“ … and what does the Lord require of you?
New song worship, fourth Sunday after the Epiphany
Saturday services run pretty much the same. There are about 50 persons in attendance. Finding your favorite pew is rarely an issue. And when we hit the end of January, the Christian witnesses are in full bloom. Who is witnessing Christ? The youth who are finishing up confirmation classes. They will have their first communions soon followed in May when they are confirmed as adult church members. Tonight’s speech was given by Mallory. She explained what the Bible meant to her. The Bible was described by her as a place of refuge, a place to go when her friends and schoolmates act the way you’d expect teens to act. She comes from good stock as her parents and her older sister are strong in the faith and give her a good foundation on which to rely. Mallory did ask one thing of the members of Holy Cross: to pray for this class of confirmands to keep strong in the faith because she knows satan wants them to fail. Do it now. I’ll wait.
Our songs this evening were as follows: Come, Now is the Time to Worship; I Could Sing of Your Love Forever; these two others I fondly call ‘Muppet songs’, ‘Blest Are They’, and ‘Make Me a Servant’. I call them ‘Muppet songs’ because they are simple and sweet and a little sing-songy, the kind of songs you’d hear in a Muppet movie. Finally, our communion song, Amazing Grace, was sung by Brandon, the youth director.
We had an invocation, an introit (a speak-and-response of a psalm between the pastor and congregation), a prayer of the Church, a prayer for the members of Holy Cross, and a benediction. The most popular benediction is Numbers 6:24-26:
“‘“The Lord bless you
and keep you;
the Lord make his face shine on you
and be gracious to you;
the Lord turn his face toward you
and give you peace.”’
Before you go “ho hum, that’s nice”, think for a moment what just happened. A man, a called and ordained servant of The Lord, acting in the place of The Living God just blessed you, my friend. What more love do you need to take with you than the love of God?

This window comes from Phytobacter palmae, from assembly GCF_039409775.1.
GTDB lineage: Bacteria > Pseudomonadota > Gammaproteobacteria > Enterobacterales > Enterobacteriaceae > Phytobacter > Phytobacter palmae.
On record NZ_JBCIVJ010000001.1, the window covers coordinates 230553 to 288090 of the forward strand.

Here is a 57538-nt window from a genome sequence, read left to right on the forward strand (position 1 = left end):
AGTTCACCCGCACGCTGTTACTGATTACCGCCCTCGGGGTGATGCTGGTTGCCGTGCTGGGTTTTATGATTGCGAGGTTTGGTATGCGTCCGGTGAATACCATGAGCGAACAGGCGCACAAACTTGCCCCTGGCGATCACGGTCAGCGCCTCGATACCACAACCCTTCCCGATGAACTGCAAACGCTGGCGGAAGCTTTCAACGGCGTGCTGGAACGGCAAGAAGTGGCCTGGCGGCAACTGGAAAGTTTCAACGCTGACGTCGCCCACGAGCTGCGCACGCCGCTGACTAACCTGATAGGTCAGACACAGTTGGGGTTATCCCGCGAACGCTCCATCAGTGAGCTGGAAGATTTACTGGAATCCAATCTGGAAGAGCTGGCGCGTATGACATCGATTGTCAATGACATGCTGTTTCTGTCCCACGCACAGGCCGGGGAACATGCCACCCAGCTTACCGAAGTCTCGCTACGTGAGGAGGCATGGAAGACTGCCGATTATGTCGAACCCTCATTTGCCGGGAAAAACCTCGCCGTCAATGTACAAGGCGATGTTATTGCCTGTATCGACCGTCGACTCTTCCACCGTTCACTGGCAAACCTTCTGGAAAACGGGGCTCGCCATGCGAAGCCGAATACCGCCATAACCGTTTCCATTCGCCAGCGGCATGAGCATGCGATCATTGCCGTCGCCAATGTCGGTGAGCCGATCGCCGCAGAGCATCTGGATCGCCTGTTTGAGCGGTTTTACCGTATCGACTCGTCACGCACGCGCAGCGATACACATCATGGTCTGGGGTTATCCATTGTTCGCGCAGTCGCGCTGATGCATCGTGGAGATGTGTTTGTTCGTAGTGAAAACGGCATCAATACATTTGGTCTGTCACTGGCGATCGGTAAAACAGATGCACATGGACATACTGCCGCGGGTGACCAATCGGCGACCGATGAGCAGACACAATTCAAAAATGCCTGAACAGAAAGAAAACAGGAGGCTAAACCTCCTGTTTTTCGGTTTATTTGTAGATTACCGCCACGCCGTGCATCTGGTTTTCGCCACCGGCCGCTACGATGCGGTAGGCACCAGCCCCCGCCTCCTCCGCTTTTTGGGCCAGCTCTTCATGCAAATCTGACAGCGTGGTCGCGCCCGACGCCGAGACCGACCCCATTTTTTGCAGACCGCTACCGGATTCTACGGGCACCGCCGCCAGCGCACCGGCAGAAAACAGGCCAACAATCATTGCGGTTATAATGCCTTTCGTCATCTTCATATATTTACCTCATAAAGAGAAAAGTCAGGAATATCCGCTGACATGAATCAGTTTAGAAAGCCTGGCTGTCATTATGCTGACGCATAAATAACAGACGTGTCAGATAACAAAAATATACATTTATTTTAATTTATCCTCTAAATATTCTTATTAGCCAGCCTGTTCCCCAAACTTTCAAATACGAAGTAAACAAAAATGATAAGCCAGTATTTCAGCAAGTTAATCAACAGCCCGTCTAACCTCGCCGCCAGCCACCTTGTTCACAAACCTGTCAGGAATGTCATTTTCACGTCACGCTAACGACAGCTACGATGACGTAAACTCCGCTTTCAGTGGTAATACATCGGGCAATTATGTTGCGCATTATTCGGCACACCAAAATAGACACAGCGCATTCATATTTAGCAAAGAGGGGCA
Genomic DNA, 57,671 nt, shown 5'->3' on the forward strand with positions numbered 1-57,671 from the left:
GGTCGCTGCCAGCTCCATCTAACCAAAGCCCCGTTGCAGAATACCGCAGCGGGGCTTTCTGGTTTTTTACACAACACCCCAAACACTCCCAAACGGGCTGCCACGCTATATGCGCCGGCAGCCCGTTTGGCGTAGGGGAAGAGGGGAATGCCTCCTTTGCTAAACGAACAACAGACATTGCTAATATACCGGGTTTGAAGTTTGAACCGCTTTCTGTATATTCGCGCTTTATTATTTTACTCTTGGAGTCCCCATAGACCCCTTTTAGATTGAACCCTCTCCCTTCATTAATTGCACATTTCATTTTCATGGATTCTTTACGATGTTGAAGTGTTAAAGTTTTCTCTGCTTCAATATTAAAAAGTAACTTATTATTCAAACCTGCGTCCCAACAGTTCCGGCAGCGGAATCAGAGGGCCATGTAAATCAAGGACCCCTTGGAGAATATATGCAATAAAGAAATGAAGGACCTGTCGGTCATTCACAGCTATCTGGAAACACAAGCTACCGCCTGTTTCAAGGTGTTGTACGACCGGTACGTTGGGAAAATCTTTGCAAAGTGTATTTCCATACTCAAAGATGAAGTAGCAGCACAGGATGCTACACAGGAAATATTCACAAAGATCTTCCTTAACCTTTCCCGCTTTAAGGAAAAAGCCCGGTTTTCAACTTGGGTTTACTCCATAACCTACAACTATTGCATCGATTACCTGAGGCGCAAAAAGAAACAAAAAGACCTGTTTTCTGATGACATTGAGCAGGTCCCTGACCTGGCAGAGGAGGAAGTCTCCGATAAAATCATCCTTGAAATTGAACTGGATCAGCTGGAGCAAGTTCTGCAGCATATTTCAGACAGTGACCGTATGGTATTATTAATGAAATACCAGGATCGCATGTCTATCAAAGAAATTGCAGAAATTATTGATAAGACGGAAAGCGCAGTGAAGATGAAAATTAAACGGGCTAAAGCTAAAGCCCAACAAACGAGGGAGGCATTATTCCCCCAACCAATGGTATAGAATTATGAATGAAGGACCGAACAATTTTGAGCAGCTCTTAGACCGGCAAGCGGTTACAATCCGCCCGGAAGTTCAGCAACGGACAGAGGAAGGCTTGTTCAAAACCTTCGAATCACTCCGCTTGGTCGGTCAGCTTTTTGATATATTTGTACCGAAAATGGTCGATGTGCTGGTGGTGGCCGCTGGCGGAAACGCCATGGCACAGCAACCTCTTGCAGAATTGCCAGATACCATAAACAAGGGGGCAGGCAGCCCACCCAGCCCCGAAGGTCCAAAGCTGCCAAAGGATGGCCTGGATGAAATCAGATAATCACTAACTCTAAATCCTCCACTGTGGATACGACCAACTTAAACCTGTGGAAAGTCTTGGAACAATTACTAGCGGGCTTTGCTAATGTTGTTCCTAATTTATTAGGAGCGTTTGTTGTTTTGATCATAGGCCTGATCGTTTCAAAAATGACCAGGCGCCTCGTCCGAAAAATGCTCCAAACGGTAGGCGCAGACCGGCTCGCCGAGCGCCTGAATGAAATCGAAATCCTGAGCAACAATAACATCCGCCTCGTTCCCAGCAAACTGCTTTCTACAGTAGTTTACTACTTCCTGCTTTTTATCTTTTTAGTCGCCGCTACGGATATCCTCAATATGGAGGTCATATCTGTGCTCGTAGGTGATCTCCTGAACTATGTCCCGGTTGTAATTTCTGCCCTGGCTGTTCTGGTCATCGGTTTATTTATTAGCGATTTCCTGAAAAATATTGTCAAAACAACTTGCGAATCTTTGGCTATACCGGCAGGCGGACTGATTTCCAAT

Our sermon? Yes, Pastor McClean preached the Gospel. The topic is given away by the title, “Do Justice, Love Mercy, Walk Humbly with Your God”. Pastor has two children who serve The Lord, one in government working for refugees, the other in the Church having done mission work in inner-city churches. Whereas pastor had an influence on his children as they witnessed his love for mankind through his profession, his children have had an influence on him through the same love and works done for others.
While his sermon certainly could have been filed under the category of ‘politics’, I prefer to regard it as ‘topical’. Immigration has been in the news lately and with social media being the main source of news, fake news, alternative facts and just plain lies, it leaves anyone with a keyboard and two fists to declare righteousness over ‘the other side’. Pastor sought to remind us that it is our duty as Christians to give comfort and aid to the strangers in our midst. There is no argument against this. The Hebrews were strangers in a strange land when they were used as slave labor in Egypt. God harkened back to this when He told the Israelites to show mercy and act justly to all people.
Regardless of what the situation is in America regarding open or closed borders, the fact remains that there are strangers among us who need our help. There are also orphans who need parents. The elderly require emotional and health care. Those in prison are scared and lonely and deserve our time. Those in poverty and in ill health require the best of Christ’s love. Abused women need our support. Those caught up in addictions require help. The list of those God set up for us to care for is without end and because of that it is impossible for us to fulfill His law. Which is why we need a savior. Jesus does for us what we can’t do on our own. So, what can you do? Trust whatever Jesus teaches to be right and true. If we pray for leaders of all nations to obey His word and treat their citizens with dignity and honor, perhaps immigration ceases to be an issue in our own country. Until then …
…act justly … love mercy … and walk humbly with your God.”